Spotlight on Research: Respite Care
The work of a caregiver is rewarding – and exhausting. Often, family caregivers need a break from their responsibilities, but services that can help aren’t widely available. That’s why the Bell is partnering with the Colorado Department of Human Services, Easterseals of Colorado and others to implement the 2016 Respite Care Task Force findings. The 2016 bill supporting these recommendations had bipartisan support in the legislature, and the work also has the backing of the Strategic Action Planning Group on Aging (SAPGA).
Respite care is temporary relief for families of children or adults of any age with special needs who are unable or need assistance to care for themselves. At some point in our lives, we will all be caregivers- whether that be for an aging parent, a disabled or sick child, or another loved one. And eventually, we will all need caregivers ourselves. Thus, respite services can be a crucial support for all of us.
Colorado’s demographics are shifting. Advances in health care have resulted in people living longer lives, and as a result our population is aging. By 2030, the number of seniors in Colorado will increase by 150 percent. And by 2040, people age 65 and older will make up about a fifth of our population. Around 70 percent will have a disability at some point, and half of those over age 85 will need assistance with common home-based tasks.[i] Our disabled population is living longer as well, and will require services for a longer time period as a result.
Even now, the demand for care workers far outpaces their availability, and the cost of hiring someone to be a caregiver is often prohibitive- especially for patients who have higher level needs than others, and therefore must employ caregivers with higher certifications. Very often, family members will step in to provide care. The AARP estimates that the value of family caregiving was $7.4 million in Colorado, and $470 billion nationally in 2013. That is more than total Medicaid spending for that year.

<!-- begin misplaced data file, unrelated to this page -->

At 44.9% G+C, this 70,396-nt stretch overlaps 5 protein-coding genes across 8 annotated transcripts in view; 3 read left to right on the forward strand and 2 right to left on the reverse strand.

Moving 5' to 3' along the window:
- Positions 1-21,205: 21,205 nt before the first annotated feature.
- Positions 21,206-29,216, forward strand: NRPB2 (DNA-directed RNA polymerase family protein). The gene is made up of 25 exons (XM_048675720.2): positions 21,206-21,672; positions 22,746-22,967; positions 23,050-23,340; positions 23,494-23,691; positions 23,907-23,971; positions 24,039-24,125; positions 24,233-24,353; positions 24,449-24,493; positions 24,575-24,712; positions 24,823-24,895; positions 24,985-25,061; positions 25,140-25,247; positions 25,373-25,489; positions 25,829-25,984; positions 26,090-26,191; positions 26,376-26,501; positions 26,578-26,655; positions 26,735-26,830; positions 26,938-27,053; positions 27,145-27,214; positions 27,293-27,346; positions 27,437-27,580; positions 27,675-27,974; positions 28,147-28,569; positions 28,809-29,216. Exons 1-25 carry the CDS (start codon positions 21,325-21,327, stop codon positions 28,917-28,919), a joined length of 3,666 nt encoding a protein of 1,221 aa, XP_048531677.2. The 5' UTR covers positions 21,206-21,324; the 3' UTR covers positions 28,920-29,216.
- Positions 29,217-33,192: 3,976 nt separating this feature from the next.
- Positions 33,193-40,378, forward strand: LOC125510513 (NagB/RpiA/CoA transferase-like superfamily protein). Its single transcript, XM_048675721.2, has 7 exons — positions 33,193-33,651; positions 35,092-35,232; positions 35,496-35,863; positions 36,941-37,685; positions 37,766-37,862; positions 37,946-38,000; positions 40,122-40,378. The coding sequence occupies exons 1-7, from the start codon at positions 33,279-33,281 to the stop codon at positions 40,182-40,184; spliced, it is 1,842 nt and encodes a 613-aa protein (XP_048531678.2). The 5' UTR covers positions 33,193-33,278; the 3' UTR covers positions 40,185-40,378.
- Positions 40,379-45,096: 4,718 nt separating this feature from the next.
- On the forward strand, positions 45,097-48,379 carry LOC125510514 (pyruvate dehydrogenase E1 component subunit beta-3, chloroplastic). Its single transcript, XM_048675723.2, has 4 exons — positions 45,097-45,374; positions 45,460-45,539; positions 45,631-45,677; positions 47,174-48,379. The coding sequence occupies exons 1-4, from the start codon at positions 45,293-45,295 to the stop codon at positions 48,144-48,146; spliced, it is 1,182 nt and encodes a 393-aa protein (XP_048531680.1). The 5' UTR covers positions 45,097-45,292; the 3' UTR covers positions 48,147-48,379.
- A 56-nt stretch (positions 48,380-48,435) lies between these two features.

Led by Natalie Wood, our research will study access to respite care through Medicaid waivers that provide long term services and supports to Coloradans. We are interviewing stakeholders, reviewing state rules and regulations, and mining the available data to find out why people are having trouble receiving respite, and how people can have more standardized access to this service through waivers.
Although respite is offered through many of these waivers, how much is offered, when caregivers can take it, how respite providers are reimbursed, and whether different types of respite are available, varies by waiver. Additionally, appropriate caregivers for a patient’s level of need can be very difficult to find in some areas. Families may simply be unable to find providers in their community, or even nearby. Much of our work will help find the kinks in the waivers and, working with the Colorado Department of Health Care Policy and Financing, propose ways to increase access to and use of the respite services on HCBS waivers.
Research commissioned by SAPGA shows that informal caregivers pay a hefty price to do this important work- $3.7 billion in 2015 or $7,400 per caregiver. With at least one out of every ten Coloradans being an informal caregiver, we should be doing everything we can to ensure that they are getting the breaks they deserve.
[i] “Colorado’s Care Economy,” Caring Across Generations, August, 2014.